Dieu va vous emouvoir, tandis que son indigne ministre vous parlera; car j’ai acquis une longue experience de ses misericordes, alors, penetres d’horreur pour vos iniquites passees vous voudrez vous jeter entre mes bras en versant des larmes de componction et de repentir, et a force de remords vous me trouverez asses eloquent.” 3 [A statement by the editor of this autobiography, Clarke’s son Joseph B. B. Clarke:] I knew my father’s mind concerning his Journals; and therefore, since his decease, every word of all of them has been committed to the flames. 4 Mr. Mabyn died in the year 1820, retaining and manifesting his friendship for Dr. Clarke to the last moment of his life. 5 and 6 These Treatises will hereafter be published among Dr. Clarke’s Miscellaneous Works. 7 In the following note in Dr. Clarke’s Commentary, on Luke iv. 30., he gives a very admirable account of this same transaction: what is here related of “A missionary who had been sent to a strange land,” &c., is a fact of Dr. Clarke himself. “The following relation of a fact presents a scene something similar to what I suppose passed on this occasion: — A missionary, who had been sent to a strange land to proclaim the gospel of the kingdom of God, and who had passed through many hardships, and was often in danger of losing his life, through the persecutions excited a against him, came to a place where he had often before, at no small risk, preached Christ crucified. About fifty people, who had received good impressions from the word of God, assembled. He began him discourse; and after he had preached about thirty minutes, an outrageous mob surrounded the house, armed with different instruments of death, and breathing the most sanguinary purposes. Some that were within, shut to the door; and the missionary and his flock betook themselves to prayer. The mob assailed the house, and began to hurl stones against the walls, windows, and roof; and in a short time almost every tile was destroyed, and the roof nearly uncovered, and before they quitted the premises, scarcely left one square inch of glass in the five windows by which the house was enlightened.

    While this was going forward, a person came with a pistol to the window opposite to the place where the preacher stood, (who was then exhorting his flock to be steady, to resign themselves to God, and trust in Him,) presented it at him, and snapped it, but it only flashed in the pan! As the house was a wooden building, they began with crows and spades to undermine it, and take away its principal supports. The preacher then addressed his little flock to this effect: — “These outrageous people seek not you, but me: if I continue in the house they will soon pull it down, and we shall all be buried in the ruins; I will therefore, in the name of God, go out to them, and you will be safe.” He then went towards the door: the poor people got round him, and entreated him not to venture out, as he might expect to be instantly massacred. He went calmly forward, opened the door, at which a whole volley of stones and dirt was that instant discharged; but he received no damage. The people were in crowds in all the space before the door, and filled the road for a considerable way, so that there was no room to pass or repass. As soon as the preacher made his appearance, the savages became instantly as silent and as still as night: he walked forward, and they divided to the right and, to the left, leaving a passage of about four feet wide, for himself, and a young man who followed him, to walk in. He passed on through the whole crowd, not a soul of whom either lifted a hand, or spoke one word, till he and his companion had gained the uttermost skirts of the mob! The narrator, who was present on the occasion, goes on to say: — “This was one of the most affecting spectacles I ever witnessed; an infuriated mob, without any visible cause, (for the preacher spoke not one word) became in a moment as calm as lambs! They seemed struck with amazement bordering on stupefaction; they stared and stood speechless; and after they had fallen back to right and left to leave him a free passage, they were as motionless as statues! They assembled with the full purpose to destroy the man who came to show them the way of salvation; ‘but he, passing through the midst of them, went his way.’ Was not the God of missionaries in this work? The next Lord’s-day, the missionary went to the same place, and again proclaimed the Lamb of God, who taketh away the sin of the world! 8 On this occasion Funeral Sermons were preached for him in almost every place, and among the rest at City Road, London, by Dr. Whitehead, which being highly esteemed, it was shortly afterwards published: a copy of this Sermon Mr. Clarke sent to the learned Dr. Barnard, then Bishop of Killaloe, accompanied by a letter from himself; to which his lordship replied in the following letter. “April 27th, Sir, “I received the favor of your letter, and the excellent Sermon that accompanied it, on the Death of Mr. Wesley, which I have perused with serious attention and uncommon satisfaction. “It contains a true and not exaggerated encomium on that faithful and indefatigable servant of God who is now at rest from his labors, and (what is of more consequence to those who read it) an intelligible and judicious apologia for the doctrine that he taught, which he has set forth in the clearest terms, and with a simplicity of style, even beyond that of Mr. Wesley himself; without the smallest tincture of (reprehensible) enthusiasm, erroneous judgment, or heterodox opinion. He has plainly expounded the truth as it is in Christ Jesus; and I hope an believe that the dispersion of this little tract may do much good: as the sublimest truths of Christianity, are there reduced ad captum vulgi, and at the same time proved to the learned to be none other than such as have been always held and professed in the Christian Church from the time of the Apostles till now, however individuals may have lost sight of them. “I am particularly obliged to you for communicating to me this tract, and wish that I had the pleasure of knowing the author. I return you my thanks for the personal respect you are so good as to express for me, and should be happy to deserve it.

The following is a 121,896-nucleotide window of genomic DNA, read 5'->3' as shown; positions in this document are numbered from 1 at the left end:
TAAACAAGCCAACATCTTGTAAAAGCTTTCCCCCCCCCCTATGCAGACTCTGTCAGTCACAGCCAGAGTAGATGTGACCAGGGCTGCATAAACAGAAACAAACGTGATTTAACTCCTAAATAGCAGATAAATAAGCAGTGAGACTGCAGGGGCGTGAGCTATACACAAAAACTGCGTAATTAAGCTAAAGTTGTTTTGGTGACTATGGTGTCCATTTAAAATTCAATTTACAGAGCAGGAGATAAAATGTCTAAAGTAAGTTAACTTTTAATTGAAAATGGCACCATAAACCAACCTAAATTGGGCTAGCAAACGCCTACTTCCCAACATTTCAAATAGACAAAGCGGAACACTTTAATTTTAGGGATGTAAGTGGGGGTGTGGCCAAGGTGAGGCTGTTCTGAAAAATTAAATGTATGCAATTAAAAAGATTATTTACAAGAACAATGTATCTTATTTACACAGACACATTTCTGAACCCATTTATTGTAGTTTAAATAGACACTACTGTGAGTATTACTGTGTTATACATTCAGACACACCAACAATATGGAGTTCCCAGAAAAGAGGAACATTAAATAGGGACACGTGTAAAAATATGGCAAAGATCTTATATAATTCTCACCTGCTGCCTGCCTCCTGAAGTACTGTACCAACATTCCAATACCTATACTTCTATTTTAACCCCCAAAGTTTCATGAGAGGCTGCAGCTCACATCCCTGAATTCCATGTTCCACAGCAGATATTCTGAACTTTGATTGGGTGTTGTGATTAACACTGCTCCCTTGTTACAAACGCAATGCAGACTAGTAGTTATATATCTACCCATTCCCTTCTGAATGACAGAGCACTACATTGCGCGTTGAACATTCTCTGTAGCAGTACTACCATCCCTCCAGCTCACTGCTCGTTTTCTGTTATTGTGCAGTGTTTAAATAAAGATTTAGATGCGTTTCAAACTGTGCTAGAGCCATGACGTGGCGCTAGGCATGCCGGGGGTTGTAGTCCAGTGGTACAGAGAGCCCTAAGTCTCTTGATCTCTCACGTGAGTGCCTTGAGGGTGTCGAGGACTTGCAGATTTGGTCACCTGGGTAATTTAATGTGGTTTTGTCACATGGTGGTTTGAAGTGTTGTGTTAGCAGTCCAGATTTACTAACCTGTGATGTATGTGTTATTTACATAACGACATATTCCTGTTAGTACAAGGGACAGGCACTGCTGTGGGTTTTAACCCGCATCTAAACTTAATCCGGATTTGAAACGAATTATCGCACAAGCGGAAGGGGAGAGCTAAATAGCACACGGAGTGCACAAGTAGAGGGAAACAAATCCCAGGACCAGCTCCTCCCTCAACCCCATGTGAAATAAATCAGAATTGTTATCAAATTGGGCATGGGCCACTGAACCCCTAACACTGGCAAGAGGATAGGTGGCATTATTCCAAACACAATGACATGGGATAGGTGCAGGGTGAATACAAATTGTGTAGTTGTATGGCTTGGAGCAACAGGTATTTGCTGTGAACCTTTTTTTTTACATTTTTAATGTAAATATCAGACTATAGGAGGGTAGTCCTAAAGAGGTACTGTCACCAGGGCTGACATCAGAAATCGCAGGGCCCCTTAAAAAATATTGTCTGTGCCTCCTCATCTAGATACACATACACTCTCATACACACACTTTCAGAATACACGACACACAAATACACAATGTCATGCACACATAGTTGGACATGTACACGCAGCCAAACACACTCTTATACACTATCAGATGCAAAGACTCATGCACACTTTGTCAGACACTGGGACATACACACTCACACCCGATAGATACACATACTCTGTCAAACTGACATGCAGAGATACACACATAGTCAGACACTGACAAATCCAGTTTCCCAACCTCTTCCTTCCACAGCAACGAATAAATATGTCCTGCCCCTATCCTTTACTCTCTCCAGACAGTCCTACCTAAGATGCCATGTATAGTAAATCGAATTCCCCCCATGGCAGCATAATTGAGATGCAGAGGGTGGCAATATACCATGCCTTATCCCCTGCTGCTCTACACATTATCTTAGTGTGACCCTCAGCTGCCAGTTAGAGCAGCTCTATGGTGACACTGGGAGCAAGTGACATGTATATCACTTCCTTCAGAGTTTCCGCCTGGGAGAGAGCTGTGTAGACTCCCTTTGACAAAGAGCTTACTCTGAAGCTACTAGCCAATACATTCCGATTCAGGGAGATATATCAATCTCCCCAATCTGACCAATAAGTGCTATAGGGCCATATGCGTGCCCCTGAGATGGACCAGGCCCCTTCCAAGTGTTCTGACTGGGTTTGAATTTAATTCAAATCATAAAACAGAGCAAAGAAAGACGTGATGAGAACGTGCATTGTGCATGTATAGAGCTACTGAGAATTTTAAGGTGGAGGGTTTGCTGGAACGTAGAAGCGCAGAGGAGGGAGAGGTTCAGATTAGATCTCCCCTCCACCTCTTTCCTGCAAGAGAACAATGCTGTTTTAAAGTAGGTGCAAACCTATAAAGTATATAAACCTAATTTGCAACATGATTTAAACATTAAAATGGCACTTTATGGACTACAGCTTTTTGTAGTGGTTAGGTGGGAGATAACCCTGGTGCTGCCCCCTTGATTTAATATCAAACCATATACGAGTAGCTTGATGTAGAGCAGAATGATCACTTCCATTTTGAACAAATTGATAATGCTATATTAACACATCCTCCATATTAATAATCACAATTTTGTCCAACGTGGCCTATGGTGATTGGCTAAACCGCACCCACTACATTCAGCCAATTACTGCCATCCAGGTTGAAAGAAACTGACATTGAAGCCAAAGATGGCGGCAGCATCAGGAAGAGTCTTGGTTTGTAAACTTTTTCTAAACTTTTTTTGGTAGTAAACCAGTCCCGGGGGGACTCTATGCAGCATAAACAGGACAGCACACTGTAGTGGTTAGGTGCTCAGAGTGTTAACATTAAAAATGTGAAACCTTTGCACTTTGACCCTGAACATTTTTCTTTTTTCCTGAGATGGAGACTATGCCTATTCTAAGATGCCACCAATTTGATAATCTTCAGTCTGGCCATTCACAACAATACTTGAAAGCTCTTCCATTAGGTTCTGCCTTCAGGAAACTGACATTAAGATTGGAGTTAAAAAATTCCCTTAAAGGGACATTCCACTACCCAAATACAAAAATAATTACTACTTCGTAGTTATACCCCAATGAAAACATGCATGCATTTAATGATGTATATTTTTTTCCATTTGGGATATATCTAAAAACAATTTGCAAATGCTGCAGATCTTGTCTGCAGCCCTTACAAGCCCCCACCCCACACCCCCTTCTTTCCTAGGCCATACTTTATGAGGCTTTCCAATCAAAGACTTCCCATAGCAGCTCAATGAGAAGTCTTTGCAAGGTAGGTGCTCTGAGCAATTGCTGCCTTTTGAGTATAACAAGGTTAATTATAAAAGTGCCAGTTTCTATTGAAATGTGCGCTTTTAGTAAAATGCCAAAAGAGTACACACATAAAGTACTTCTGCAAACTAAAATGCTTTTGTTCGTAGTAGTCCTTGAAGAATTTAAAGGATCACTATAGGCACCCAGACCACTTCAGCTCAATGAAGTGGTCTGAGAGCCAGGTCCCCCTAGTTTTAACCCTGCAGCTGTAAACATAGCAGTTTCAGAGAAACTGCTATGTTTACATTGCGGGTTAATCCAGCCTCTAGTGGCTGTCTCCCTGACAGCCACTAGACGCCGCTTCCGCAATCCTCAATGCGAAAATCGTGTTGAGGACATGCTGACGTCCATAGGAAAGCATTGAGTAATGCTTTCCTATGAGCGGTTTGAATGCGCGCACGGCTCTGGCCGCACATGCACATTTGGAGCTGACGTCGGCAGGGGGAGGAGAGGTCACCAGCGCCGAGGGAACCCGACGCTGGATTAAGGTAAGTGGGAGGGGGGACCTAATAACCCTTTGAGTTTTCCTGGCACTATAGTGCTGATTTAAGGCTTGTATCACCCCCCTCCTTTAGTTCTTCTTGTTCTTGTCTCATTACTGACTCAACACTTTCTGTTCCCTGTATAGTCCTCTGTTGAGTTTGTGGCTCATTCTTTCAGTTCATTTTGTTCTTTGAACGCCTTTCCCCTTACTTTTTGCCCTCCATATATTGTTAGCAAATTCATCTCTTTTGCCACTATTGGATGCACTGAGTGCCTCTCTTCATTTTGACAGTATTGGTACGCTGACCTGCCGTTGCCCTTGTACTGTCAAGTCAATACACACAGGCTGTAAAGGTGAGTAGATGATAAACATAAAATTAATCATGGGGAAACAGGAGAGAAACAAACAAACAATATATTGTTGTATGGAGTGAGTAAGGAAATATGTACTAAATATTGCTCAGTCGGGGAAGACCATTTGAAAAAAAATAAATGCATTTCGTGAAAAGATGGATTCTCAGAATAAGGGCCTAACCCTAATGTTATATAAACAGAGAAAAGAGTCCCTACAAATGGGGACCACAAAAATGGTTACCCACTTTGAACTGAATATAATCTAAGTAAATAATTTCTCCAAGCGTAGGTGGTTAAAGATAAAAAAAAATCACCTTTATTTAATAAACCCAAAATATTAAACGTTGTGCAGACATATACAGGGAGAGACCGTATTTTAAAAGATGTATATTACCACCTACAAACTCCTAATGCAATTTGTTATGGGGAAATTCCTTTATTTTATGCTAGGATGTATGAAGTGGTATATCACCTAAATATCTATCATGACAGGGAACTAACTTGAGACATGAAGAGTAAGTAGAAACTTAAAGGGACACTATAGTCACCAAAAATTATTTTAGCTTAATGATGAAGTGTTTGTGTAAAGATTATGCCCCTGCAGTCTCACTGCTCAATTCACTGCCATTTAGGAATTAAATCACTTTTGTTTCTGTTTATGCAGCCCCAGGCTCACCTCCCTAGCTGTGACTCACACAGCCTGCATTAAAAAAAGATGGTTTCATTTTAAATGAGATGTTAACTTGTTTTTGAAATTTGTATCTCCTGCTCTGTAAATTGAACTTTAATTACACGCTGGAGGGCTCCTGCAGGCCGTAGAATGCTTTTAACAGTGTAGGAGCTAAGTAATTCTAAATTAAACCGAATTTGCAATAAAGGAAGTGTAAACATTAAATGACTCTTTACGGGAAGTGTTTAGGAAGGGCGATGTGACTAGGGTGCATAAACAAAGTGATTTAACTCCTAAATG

I am, Sir, Your very obedient humble servant, Thos. Killaloe. “If I have omitted to direct this properly I hope you will excuse me, as you do not mention whether you are in orders or not.”